Water company offering reward for fire hydrant vandals
CHARLESTON, W.Va. -- West Virginia American Water is offering a $1,000 reward to anyone who can help police catch whoever tampered with fire hydrants in Putnam County early Sunday.
The company said vandals opened 11 hydrants along W.Va. 34 between Hurricane and Hamlin sometime before 3 a.m. Sunday. Water levels in a nearby storage tank dropped, and service for about 100 customers was disrupted.
About 800,000 gallons spilled onto nearby property and roads before crews could repair and close the hydrants. That's roughly equal to the amount of water 7,200 households would use in one day.
The company estimated total damages and lost water costs totaled nearly $11,000.
While water service was restored to the area by 6 a.m., officials said the outage and fire hydrant tampering posed a potential threat to public safety.
"If there had been a house fire or brush fire in this area during the early morning hours, the responding fire department would have arrived to inadequate water pressure and been unable to effectively fight the fire - putting lives and property at stake," West Virginia American Water President Jeff McIntyre said in a statement.
Company spokeswoman Laura Jordan said this was the second time vandals have tampered with fire hydrants in this area. She said the first incident occurred last Halloween night.
That incident involved fewer hydrants, however. With more hydrants involved this time, Jordan said the company wanted to help law enforcement send a message that it will not tolerate hydrant tampering.
"This certainly is not a prank," she said. "It's a very serious crime, there's a potential for a fire hazard, and obviously it's an inconvenience to our customers.
"Since this is the second time this happened in that area, and it involved a few more hydrants this time, we thought we'd take a step forward and offer the reward and bring awareness of the situation," Jordan said.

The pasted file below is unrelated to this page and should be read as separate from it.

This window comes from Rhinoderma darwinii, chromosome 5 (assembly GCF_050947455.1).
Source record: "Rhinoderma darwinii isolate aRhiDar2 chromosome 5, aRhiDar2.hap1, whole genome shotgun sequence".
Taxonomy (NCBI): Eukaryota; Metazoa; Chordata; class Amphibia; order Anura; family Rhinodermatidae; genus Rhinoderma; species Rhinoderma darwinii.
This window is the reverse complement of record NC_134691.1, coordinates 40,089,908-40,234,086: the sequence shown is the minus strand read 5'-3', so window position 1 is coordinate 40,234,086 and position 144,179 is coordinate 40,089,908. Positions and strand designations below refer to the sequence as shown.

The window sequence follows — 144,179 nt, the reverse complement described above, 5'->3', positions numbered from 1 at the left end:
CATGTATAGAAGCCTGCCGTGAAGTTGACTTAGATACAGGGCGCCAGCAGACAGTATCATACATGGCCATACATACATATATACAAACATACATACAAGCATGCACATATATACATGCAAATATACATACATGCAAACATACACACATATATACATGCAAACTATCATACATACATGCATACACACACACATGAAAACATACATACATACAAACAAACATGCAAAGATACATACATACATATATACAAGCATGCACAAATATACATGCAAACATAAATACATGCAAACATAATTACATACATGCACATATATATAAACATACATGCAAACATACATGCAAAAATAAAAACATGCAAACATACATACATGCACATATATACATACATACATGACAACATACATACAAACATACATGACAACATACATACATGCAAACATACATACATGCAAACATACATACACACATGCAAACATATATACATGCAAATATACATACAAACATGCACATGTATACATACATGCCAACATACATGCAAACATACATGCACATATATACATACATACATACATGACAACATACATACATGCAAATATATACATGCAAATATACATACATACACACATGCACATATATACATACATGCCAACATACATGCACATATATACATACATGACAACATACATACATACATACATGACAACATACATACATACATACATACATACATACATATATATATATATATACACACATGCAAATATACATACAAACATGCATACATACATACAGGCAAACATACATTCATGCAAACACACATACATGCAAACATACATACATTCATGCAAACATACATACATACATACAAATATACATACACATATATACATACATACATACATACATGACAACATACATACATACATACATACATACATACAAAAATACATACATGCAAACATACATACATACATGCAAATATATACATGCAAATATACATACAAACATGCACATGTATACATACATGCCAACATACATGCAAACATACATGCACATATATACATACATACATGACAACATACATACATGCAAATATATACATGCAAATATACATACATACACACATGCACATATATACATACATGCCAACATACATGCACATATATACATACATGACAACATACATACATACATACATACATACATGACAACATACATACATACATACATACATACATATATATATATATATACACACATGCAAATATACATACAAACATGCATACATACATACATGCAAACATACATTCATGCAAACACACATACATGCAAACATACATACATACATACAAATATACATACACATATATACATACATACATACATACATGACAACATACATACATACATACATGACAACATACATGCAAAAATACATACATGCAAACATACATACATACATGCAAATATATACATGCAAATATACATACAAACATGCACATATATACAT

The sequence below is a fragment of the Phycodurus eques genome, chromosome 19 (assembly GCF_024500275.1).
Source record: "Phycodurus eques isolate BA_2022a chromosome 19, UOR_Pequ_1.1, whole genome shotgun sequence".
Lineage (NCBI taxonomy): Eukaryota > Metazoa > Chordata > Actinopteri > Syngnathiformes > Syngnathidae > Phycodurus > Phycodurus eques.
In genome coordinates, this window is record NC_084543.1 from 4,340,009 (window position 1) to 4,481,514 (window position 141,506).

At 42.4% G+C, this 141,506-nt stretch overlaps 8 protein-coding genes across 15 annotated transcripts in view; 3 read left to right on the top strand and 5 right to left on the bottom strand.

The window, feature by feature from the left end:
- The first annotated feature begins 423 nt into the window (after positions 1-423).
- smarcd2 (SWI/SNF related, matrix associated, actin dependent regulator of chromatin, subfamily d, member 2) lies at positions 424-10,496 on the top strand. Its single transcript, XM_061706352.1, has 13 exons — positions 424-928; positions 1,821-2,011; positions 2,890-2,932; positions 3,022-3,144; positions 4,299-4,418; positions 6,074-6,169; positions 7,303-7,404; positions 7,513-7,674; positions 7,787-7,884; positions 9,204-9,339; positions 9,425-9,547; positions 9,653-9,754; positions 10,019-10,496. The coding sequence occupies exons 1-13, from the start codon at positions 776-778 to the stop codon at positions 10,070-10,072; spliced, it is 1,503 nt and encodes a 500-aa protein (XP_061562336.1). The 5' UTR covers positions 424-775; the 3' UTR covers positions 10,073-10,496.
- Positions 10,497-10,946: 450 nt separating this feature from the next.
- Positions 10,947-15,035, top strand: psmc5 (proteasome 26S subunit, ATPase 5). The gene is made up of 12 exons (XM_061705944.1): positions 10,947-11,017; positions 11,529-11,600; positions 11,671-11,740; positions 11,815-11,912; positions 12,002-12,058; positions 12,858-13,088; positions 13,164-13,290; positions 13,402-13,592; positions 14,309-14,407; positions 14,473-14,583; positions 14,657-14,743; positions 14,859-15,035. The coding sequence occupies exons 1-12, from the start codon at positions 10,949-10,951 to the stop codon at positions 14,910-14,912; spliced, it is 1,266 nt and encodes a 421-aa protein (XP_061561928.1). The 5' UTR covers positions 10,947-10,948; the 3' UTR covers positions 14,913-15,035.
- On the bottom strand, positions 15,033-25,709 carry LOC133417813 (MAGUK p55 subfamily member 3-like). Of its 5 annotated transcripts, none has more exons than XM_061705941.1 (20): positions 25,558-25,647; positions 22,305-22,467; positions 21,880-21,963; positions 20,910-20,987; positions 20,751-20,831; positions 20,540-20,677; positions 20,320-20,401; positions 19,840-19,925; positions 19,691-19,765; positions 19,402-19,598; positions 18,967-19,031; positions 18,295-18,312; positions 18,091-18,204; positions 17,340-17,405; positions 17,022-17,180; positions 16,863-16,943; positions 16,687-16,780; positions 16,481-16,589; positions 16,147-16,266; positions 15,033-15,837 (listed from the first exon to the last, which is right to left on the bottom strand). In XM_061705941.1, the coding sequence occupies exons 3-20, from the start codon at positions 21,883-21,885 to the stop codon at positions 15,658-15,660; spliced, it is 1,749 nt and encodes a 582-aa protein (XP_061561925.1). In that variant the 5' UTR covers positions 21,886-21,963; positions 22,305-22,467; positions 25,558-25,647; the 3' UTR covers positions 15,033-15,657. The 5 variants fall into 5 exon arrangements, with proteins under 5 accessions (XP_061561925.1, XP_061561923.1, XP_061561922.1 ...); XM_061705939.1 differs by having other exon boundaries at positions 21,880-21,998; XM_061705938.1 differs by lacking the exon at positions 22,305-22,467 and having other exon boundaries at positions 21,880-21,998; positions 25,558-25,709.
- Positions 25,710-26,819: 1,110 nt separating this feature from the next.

Last year the state Legislature passed a law making it a felony to cause a utility service disruption.
While the law was primarily designed to combat copper theft, it also applies to water service.
According to state code, anyone charged with this crime could face up to three years in prison and a $5,000 fine.
Although the immediate outages were fixed Sunday morning, Jordan said the situation created the potential for more problems in the future.
Opening up fire hydrants has a significant effect on the water pressure and flow running through pipes. That takes its toll on the system's water lines, some of which are up to 50 years old.
"Any time there's a huge change in the amount of pressure going through the system, it can definitely cause some damage to the pipes underground," Jordan said.
She said even when trained firefighters open hydrants properly, they run the risk of damaging underground pipes.
"There's a possibility there could be more water main breaks in that area due to this tampering," she said.
Jordan said anyone with information that could lead to the arrest or conviction of those involved should call the Putnam County Sheriff's Department at 304-586-0256.
Jordan also said anyone who spots a person tampering with a hydrant should call the company's customer service center at 800-685-8660.
"We hope that the announcement will let people know that tampering with a fire hydrant is not a minor incident, because it's truly not," she said.
Contact writer Jared Hunt at email@example.com or 304-348-4836.